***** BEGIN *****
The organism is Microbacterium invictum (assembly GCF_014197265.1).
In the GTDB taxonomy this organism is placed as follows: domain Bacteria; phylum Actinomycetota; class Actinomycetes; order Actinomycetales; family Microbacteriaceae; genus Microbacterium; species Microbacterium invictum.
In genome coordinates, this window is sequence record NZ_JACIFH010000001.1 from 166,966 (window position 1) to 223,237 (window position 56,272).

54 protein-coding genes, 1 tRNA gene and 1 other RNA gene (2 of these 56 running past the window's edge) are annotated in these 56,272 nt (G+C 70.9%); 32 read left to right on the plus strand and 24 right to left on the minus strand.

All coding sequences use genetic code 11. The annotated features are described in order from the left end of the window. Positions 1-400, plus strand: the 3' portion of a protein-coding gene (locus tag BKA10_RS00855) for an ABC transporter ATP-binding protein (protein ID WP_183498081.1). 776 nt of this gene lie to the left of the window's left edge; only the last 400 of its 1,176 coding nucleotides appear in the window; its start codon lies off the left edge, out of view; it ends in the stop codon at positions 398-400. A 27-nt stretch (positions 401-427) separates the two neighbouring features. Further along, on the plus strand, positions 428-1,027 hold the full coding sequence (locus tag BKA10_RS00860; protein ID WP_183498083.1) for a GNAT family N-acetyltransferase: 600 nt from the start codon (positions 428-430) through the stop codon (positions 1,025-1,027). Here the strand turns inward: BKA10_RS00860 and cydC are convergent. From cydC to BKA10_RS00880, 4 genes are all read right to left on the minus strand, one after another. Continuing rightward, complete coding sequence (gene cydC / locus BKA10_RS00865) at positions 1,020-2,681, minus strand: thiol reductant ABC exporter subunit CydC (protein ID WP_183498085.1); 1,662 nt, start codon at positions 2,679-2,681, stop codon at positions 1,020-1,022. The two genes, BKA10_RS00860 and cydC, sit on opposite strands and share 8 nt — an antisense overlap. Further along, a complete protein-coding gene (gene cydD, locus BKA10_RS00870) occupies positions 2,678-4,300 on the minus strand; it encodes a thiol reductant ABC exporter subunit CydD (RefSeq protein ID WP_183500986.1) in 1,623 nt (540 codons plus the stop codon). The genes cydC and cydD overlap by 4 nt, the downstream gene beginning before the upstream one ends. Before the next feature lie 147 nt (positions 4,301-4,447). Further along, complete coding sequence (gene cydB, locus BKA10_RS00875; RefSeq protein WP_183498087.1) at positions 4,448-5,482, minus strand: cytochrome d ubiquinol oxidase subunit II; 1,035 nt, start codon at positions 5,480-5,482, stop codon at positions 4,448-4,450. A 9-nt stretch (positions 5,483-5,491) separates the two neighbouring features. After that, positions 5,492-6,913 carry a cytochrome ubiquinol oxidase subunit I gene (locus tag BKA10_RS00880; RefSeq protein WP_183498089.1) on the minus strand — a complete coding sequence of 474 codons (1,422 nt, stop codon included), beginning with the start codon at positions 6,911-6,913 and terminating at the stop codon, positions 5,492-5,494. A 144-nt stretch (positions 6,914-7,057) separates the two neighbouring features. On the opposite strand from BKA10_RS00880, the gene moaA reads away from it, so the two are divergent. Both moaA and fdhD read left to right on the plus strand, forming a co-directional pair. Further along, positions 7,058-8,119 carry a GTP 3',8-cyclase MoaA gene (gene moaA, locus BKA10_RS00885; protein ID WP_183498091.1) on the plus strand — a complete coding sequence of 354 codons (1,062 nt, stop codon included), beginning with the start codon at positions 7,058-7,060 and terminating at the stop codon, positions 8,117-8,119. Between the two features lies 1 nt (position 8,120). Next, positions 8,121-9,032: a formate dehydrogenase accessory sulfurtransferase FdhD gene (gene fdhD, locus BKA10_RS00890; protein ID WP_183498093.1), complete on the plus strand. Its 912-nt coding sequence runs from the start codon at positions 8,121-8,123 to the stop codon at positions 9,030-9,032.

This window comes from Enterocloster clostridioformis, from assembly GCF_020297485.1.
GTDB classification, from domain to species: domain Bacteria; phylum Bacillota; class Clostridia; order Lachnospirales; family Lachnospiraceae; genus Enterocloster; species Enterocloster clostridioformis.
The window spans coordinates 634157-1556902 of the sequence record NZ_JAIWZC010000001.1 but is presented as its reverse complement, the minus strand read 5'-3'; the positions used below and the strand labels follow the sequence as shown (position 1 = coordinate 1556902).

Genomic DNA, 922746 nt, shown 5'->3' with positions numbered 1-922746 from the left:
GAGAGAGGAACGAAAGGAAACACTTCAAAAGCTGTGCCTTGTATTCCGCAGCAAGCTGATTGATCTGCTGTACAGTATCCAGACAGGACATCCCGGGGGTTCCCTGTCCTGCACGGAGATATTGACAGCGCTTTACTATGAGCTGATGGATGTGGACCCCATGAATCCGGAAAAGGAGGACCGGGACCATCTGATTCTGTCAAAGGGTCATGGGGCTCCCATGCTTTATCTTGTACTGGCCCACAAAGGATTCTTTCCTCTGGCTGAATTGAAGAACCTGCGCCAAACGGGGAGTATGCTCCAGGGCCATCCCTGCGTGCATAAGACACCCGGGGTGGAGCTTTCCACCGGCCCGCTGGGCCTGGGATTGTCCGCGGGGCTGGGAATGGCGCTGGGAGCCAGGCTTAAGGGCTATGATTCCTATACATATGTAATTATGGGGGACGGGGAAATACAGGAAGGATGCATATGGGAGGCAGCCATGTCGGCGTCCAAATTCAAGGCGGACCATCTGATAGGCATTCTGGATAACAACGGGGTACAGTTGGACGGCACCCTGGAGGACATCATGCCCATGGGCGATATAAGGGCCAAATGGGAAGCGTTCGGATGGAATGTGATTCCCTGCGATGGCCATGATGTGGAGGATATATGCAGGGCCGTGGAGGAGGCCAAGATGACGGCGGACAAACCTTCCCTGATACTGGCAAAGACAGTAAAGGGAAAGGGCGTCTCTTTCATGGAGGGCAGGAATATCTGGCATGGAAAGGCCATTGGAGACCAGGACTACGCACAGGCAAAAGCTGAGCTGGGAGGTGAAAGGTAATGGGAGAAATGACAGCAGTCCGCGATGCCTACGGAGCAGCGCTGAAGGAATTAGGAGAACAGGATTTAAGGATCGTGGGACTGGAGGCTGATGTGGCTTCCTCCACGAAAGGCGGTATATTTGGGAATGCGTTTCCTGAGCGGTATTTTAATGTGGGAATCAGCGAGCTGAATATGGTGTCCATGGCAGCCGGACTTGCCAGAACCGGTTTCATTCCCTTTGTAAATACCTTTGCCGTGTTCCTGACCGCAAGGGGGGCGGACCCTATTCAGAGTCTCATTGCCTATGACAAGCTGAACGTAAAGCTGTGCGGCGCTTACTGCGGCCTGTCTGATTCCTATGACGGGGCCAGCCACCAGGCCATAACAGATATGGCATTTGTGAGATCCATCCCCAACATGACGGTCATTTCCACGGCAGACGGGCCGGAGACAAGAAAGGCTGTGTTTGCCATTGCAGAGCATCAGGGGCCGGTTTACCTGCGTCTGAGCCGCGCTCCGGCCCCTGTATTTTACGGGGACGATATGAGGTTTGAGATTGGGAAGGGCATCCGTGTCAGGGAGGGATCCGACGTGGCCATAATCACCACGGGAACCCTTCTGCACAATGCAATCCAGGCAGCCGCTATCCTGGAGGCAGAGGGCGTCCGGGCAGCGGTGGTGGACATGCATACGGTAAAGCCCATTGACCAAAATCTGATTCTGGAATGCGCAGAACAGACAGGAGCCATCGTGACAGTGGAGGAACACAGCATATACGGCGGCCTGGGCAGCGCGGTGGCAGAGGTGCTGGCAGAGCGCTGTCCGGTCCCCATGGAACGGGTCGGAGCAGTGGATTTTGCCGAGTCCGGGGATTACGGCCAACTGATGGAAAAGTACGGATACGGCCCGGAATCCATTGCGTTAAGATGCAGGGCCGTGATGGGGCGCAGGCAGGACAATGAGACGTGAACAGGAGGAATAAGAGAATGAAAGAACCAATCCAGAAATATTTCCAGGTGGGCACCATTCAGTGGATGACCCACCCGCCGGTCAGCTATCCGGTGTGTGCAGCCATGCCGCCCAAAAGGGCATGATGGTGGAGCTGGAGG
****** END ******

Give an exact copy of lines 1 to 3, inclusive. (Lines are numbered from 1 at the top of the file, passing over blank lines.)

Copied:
The organism is Microbacterium invictum (assembly GCF_014197265.1).
In the GTDB taxonomy this organism is placed as follows: domain Bacteria; phylum Actinomycetota; class Actinomycetes; order Actinomycetales; family Microbacteriaceae; genus Microbacterium; species Microbacterium invictum.
In genome coordinates, this window is sequence record NZ_JACIFH010000001.1 from 166,966 (window position 1) to 223,237 (window position 56,272).